Firewalls have become a term of common usage when we talk about network security. But what is firewall protection and what does a firewall do? The most basic explanation for a firewall is that it provides protection for a network or system from unauthorised access by someone on the outside of it. Firewalls can protect business data, such as financial information or employee records, and prevent these from being obtained and exploited by a third party, as well as avoiding malicious software from making it into your systems.
How does firewall protection work?
Firewalls exist in two forms – hardware and software. Software firewalls usually come in a bundle of virus protection software and are simple to install. Once in place, they allow for observations on the flow of traffic and will provide that primary protection against basic threats, such as malicious software accidentally being downloaded by someone with access to the network. Hardware firewall software is a physical product that is essentially set up as the entry and exit point for your network. Hardware firewalls set themselves up as a checkpoint and will automatically reject and block anything the looks like it could pose a potential network threat. The principal difference between hardware and software firewalls is that software firewalls protect individual machines, whereas hardware firewalls provide security for an entire network.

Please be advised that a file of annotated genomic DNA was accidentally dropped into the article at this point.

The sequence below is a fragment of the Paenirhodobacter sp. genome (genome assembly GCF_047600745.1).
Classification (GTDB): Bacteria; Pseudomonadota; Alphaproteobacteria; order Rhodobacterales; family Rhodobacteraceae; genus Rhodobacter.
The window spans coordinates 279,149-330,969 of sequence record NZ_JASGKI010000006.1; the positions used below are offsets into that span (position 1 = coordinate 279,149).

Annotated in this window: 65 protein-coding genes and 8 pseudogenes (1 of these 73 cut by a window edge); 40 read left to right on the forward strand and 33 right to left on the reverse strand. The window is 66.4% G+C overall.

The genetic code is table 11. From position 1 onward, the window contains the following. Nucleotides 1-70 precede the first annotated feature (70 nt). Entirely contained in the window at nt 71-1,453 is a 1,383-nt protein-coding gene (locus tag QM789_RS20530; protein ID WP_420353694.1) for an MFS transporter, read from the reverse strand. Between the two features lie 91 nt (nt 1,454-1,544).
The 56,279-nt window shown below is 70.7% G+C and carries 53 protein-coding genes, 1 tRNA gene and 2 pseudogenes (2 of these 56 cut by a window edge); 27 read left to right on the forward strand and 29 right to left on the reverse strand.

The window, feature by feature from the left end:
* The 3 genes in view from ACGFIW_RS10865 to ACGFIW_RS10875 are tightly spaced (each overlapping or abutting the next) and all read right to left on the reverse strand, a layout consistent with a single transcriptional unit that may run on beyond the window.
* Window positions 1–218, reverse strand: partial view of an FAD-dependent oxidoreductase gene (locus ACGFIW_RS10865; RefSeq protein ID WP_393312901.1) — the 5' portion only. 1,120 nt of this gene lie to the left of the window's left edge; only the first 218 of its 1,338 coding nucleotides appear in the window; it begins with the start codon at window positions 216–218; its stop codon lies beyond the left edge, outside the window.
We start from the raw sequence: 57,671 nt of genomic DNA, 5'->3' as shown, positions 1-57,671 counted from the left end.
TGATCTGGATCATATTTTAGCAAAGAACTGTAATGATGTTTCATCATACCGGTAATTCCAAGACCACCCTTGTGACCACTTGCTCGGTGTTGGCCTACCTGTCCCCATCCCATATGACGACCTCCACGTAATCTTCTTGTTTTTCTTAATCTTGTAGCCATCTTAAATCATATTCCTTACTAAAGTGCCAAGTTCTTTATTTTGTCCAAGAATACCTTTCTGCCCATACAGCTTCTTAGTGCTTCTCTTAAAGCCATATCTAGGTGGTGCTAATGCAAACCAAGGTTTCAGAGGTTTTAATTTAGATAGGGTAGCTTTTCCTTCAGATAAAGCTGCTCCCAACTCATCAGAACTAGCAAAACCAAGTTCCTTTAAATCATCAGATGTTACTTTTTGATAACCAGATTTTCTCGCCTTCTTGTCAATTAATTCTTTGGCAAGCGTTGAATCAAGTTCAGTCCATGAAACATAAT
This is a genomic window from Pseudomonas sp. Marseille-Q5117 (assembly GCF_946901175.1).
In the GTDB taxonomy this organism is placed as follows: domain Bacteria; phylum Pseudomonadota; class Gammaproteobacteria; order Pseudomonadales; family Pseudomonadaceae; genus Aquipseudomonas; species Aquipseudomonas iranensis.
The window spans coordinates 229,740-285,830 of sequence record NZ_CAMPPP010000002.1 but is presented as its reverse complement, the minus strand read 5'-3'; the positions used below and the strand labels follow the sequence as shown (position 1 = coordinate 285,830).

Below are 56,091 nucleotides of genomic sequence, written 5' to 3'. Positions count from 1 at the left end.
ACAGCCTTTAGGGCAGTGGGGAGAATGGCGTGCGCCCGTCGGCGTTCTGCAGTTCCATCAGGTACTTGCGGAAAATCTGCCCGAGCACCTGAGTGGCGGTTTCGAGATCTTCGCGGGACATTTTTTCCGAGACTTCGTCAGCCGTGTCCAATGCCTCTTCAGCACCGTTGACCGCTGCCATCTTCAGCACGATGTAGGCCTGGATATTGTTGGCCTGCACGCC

The benefits of firewall protection
Using a combination of software and hardware firewalls gives businesses – as well as individual machines – the best chance of avoiding falling victim to a network attack. Installing a software firewall on each computer in a network also protects others from being affected by an attack to another machine on a network and the gatekeeper function of the hardware firewall acts as an overarching protection. Firewalls also provide a way of monitoring for malicious activities so you can see how much your organisation is being targeted and get some idea as to how high the threat level is. Firewalls don’t need to be operated – once they are in place then they continue to carry out their work, maintaining protection and updating themselves continuously to ensure that network security remains in tact for as long as it is required.
As cyber security becomes a priority for organisations both large and small, a firewall is a basic and essential tool to provide insight into attacks on your network, and to prevent them from being successful.